It’s a stark reversal that runs counter to the broader narrative around Facebook, that the flagship network is mostly for “older” people. It’s unclear if Feed changes are the main driver of that growth, but Meta executives are encouraged nonetheless. What’s materialized is not necessarily an abandonment of the friends and family mindset that made Facebook dominant for years, but rather a new level of comfort in straying from that strategy when necessary.

“If the first thing you see in your news feed – if the best thing for you in that moment is a recommendation – we should be able to show that to you,” Alison said. “We hadn’t quite wrapped our heads around that yet” in 2021.

Meta’s push toward “recommendations” may have been inspired by TikTok, but it was also made possible by recent advancements in artificial intelligence technology, company leaders say.

Showing people content related to their social circle typically means Meta’s algorithms need to rank content from a pool of, at most, a couple thousand posts. Pushing content to people from outside of their network, though, increases the pool of potential posts exponentially. Now, any of the billions of photos, links or videos on Facebook could theoretically be a fit for a given user, creating a more elaborate ranking challenge that the company is still perfecting.

In 2022, Meta engineers spent a lot of time and resources moving the new algorithms from CPU processors to more powerful — and expensive — GPU processors that can more quickly analyze greater volumes of data, Alison said. This strategy has also become a key talking point with investors.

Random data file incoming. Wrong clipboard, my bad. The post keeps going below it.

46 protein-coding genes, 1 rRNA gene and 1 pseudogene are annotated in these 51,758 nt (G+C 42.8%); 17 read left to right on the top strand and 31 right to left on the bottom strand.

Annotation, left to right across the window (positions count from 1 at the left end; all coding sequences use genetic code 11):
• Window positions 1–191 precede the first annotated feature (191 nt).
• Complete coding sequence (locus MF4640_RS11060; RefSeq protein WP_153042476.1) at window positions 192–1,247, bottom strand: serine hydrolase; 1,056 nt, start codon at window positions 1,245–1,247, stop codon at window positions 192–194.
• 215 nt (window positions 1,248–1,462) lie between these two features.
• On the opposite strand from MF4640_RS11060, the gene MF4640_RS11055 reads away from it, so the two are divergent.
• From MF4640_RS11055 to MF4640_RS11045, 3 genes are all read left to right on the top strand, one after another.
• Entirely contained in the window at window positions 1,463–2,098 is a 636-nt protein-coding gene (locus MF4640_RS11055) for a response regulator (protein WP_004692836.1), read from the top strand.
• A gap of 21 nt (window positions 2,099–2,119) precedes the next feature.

“Our investments in developing increasingly advanced recommendation systems continue to drive incremental engagement on our platforms demonstrating that people are finding added value by discovering content from accounts they’re not connected to,” Chief Financial Officer Susan Li said on Meta’s latest earnings call. The company also told investors that it was increasing capital expenditures for the year, in part to spend more on AI.

Universal Recommendation Algorithm

This strategy has been a reversal of sorts from prior Feed changes. In 2018, Meta publicly updated Facebook’s algorithm to show more posts from friends and family at the expense of content from businesses and media organizations. Zuckerberg described it at the time as leaning in toward “meaningful social interactions.” 

“Too often today, watching video, reading news or getting a page update is just a passive experience,” he wrote at the time. 

Meta insists the company’s focus on “recommendations” isn’t an abandonment of friends and family content, but rather a new balance between the two. Alison said Meta has been careful to try and avoid a scenario where the things you see on Facebook are the exact same posts you can find anywhere else online. 

“How do you lean into recommendations but then how do you still do that in a way that honors and takes advantage of our social heritage?” he said. “You could end up in a place where you just become commoditized, like you’re recommending the same stuff as everybody else. So we went through all those debates.”

Meta has plans to expand “recommendations” further. Right now, most of the company’s algorithms are product-specific – the algorithm for Feed is different than the one for Reels, which is different than the one for Facebook Marketplace, its Craigslist competitor. 

But Meta is working on a more universal algorithm that could work across all its various features. In a perfect world, a user who visits Marketplace to buy an Instant Pot, for example, might then also see recommendations for cooking-related content within other products, like Groups or Reels.

“That is a big focus for us I would say this year,” Alison said. “If we are right, you’re going to have the Instant Pot experience much more frequently across many more products.”